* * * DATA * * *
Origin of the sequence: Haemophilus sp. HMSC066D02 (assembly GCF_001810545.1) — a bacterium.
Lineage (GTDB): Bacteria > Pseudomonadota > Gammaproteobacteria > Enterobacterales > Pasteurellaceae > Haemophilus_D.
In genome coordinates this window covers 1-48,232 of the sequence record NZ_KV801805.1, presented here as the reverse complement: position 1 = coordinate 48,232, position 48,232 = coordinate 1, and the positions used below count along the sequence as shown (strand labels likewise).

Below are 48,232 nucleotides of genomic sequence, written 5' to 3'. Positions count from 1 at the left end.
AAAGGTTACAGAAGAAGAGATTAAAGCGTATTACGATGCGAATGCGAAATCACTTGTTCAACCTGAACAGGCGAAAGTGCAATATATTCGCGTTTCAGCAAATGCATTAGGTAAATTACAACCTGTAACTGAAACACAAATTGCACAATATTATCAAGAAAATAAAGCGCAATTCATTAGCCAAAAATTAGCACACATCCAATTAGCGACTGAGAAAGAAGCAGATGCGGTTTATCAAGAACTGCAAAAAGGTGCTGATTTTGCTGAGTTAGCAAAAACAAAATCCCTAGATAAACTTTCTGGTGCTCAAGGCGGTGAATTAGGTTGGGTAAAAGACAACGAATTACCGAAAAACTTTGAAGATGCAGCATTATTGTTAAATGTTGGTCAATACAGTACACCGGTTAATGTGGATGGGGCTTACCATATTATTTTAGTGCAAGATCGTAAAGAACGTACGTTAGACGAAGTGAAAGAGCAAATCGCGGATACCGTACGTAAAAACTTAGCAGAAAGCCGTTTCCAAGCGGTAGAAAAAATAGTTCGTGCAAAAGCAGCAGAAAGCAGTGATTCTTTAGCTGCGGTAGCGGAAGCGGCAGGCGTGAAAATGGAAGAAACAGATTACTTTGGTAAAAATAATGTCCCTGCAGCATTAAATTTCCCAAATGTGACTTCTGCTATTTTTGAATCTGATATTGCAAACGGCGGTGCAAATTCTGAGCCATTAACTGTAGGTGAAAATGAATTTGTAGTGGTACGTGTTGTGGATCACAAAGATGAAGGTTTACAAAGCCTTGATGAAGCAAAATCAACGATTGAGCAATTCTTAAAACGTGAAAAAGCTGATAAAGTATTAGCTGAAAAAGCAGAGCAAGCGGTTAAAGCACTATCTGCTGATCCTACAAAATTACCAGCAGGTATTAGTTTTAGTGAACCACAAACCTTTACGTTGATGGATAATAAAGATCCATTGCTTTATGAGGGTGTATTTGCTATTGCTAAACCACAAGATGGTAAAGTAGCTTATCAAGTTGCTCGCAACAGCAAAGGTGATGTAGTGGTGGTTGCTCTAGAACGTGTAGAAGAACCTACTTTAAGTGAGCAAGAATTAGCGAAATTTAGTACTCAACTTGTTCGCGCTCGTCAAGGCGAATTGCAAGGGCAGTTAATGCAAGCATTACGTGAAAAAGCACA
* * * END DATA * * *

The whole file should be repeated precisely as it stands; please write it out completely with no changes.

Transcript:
Origin of the sequence: Haemophilus sp. HMSC066D02 (assembly GCF_001810545.1) — a bacterium.
Lineage (GTDB): Bacteria > Pseudomonadota > Gammaproteobacteria > Enterobacterales > Pasteurellaceae > Haemophilus_D.
In genome coordinates this window covers 1-48,232 of the sequence record NZ_KV801805.1, presented here as the reverse complement: position 1 = coordinate 48,232, position 48,232 = coordinate 1, and the positions used below count along the sequence as shown (strand labels likewise).

Below are 48,232 nucleotides of genomic sequence, written 5' to 3'. Positions count from 1 at the left end.
AAAGGTTACAGAAGAAGAGATTAAAGCGTATTACGATGCGAATGCGAAATCACTTGTTCAACCTGAACAGGCGAAAGTGCAATATATTCGCGTTTCAGCAAATGCATTAGGTAAATTACAACCTGTAACTGAAACACAAATTGCACAATATTATCAAGAAAATAAAGCGCAATTCATTAGCCAAAAATTAGCACACATCCAATTAGCGACTGAGAAAGAAGCAGATGCGGTTTATCAAGAACTGCAAAAAGGTGCTGATTTTGCTGAGTTAGCAAAAACAAAATCCCTAGATAAACTTTCTGGTGCTCAAGGCGGTGAATTAGGTTGGGTAAAAGACAACGAATTACCGAAAAACTTTGAAGATGCAGCATTATTGTTAAATGTTGGTCAATACAGTACACCGGTTAATGTGGATGGGGCTTACCATATTATTTTAGTGCAAGATCGTAAAGAACGTACGTTAGACGAAGTGAAAGAGCAAATCGCGGATACCGTACGTAAAAACTTAGCAGAAAGCCGTTTCCAAGCGGTAGAAAAAATAGTTCGTGCAAAAGCAGCAGAAAGCAGTGATTCTTTAGCTGCGGTAGCGGAAGCGGCAGGCGTGAAAATGGAAGAAACAGATTACTTTGGTAAAAATAATGTCCCTGCAGCATTAAATTTCCCAAATGTGACTTCTGCTATTTTTGAATCTGATATTGCAAACGGCGGTGCAAATTCTGAGCCATTAACTGTAGGTGAAAATGAATTTGTAGTGGTACGTGTTGTGGATCACAAAGATGAAGGTTTACAAAGCCTTGATGAAGCAAAATCAACGATTGAGCAATTCTTAAAACGTGAAAAAGCTGATAAAGTATTAGCTGAAAAAGCAGAGCAAGCGGTTAAAGCACTATCTGCTGATCCTACAAAATTACCAGCAGGTATTAGTTTTAGTGAACCACAAACCTTTACGTTGATGGATAATAAAGATCCATTGCTTTATGAGGGTGTATTTGCTATTGCTAAACCACAAGATGGTAAAGTAGCTTATCAAGTTGCTCGCAACAGCAAAGGTGATGTAGTGGTGGTTGCTCTAGAACGTGTAGAAGAACCTACTTTAAGTGAGCAAGAATTAGCGAAATTTAGTACTCAACTTGTTCGCGCTCGTCAAGGCGAATTGCAAGGGCAGTTAATGCAAGCATTACGTGAAAAAGCACA